Life on Venus? Scientists haven’t ruled it out with atmospheric phosphine molecule discovery

While it’s far too soon to claim that life has been discovered beyond our planet, a new scientific discovery provides a tantalizing clue that Venus may be the best place to search for extraterrestrial life. The Royal Astronomical Society announced today that phosphine molecules have been observed from Earth in the atmosphere of Venus.

Why does that matter? The phosphine molecule is created either artificially on Earth or “by microbes that thrive in oxygen-free environments,” as RAS describes.

An international team of astronomers, led by Professor Jane Greaves of Cardiff University, today announced the discovery of a rare molecule — phosphine — in the clouds of Venus. […]

Astronomers have speculated for decades that high clouds on Venus could offer a home for microbes — floating free of the scorching surface, but still needing to tolerate very high acidity. The detection of phosphine molecules, which consist of hydrogen and phosphorus, could point to this extra-terrestrial ‘aerial’ life. 

While the surface of Venus is far too hot to support life as we know it on Venus, scientists haven’t ruled out life in the clouds of Venus being the source of the phosphine molecules. What scientists have ruled out thus far are other sources for the molecules like lightning, sunlight, and volcanic activity due to the amount of molecules observed.

But before we can begin to claim that the atmosphere of Venus is the first known environment to support life beyond Earth, a tremendous amount of investigation is required. NASA has two potential missions focused on studying Venus, and small satellite launch provider Rocket Lab has already expressed interest in a commercial mission in the next three years.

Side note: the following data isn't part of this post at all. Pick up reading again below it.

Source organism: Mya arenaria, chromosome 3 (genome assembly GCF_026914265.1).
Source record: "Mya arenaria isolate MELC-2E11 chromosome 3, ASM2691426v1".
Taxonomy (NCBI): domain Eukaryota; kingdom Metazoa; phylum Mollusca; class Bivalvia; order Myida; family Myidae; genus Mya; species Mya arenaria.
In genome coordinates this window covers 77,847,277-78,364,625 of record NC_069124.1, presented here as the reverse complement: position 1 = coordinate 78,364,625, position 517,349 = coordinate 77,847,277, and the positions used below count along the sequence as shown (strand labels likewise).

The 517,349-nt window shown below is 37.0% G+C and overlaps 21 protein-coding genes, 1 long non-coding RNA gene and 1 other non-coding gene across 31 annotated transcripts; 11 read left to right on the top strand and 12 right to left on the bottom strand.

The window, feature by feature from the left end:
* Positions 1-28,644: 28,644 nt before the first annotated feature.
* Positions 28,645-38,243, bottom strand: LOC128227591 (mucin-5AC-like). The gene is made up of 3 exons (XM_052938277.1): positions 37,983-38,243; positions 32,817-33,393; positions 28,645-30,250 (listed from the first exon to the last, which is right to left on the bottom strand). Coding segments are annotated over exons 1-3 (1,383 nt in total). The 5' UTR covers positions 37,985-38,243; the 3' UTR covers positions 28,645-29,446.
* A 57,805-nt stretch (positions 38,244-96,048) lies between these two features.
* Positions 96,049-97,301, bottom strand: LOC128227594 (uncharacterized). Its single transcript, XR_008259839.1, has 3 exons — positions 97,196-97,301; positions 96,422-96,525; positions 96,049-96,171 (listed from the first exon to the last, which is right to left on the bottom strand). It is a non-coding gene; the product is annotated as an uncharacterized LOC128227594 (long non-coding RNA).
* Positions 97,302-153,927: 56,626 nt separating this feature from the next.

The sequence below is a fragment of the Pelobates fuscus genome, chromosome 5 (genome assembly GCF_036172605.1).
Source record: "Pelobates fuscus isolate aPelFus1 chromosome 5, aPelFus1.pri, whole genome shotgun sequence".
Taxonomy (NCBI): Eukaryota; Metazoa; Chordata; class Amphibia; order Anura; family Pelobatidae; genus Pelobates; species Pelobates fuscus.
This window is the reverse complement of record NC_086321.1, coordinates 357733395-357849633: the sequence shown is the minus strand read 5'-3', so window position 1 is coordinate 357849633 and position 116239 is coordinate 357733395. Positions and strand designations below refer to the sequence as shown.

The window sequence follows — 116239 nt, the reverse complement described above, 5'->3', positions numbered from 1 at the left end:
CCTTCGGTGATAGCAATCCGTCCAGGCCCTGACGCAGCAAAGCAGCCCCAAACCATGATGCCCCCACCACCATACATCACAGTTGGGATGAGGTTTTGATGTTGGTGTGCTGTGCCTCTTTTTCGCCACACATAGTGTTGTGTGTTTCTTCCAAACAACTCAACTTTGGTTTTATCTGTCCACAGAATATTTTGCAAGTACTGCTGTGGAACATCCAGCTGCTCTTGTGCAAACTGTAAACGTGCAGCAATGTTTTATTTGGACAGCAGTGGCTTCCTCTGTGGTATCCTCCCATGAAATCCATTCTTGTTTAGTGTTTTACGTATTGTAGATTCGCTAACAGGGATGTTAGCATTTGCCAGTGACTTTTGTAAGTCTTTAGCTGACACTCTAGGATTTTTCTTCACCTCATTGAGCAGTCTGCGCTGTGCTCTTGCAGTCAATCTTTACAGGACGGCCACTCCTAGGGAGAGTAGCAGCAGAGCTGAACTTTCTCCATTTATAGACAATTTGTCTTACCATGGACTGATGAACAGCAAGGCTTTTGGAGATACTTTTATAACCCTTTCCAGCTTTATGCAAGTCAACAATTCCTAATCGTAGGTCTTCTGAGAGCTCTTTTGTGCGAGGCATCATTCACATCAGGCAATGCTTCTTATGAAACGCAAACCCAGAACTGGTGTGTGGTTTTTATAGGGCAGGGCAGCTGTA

From the paper:

Measurements of trace gases in planetary atmospheres help us explore chemical conditions different to those on Earth. Our nearest neighbour, Venus, has cloud decks that are temperate but hyperacidic. Here we report the apparent presence of phos- phine (PH3) gas in Venus’s atmosphere, where any phosphorus should be in oxidized forms. Single-line millimetre-waveband spectral detections (quality up to ~15σ) from the JCMT and ALMA telescopes have no other plausible identification. Atmospheric PH3 at ~20 ppb abundance is inferred. The presence of PH3 is unexplained after exhaustive study of steady-state chemistry and photochemical pathways, with no currently known abiotic production routes in Venus’s atmosphere, clouds, surface and sub- surface, or from lightning, volcanic or meteoritic delivery. PH3 could originate from unknown photochemistry or geochemistry, or, by analogy with biological production of PH3 on Earth, from the presence of life. Other PH3 spectral features should be sought, while in situ cloud and surface sampling could examine sources of this gas.

The full paper is available to read for free on Nature Astronomy.

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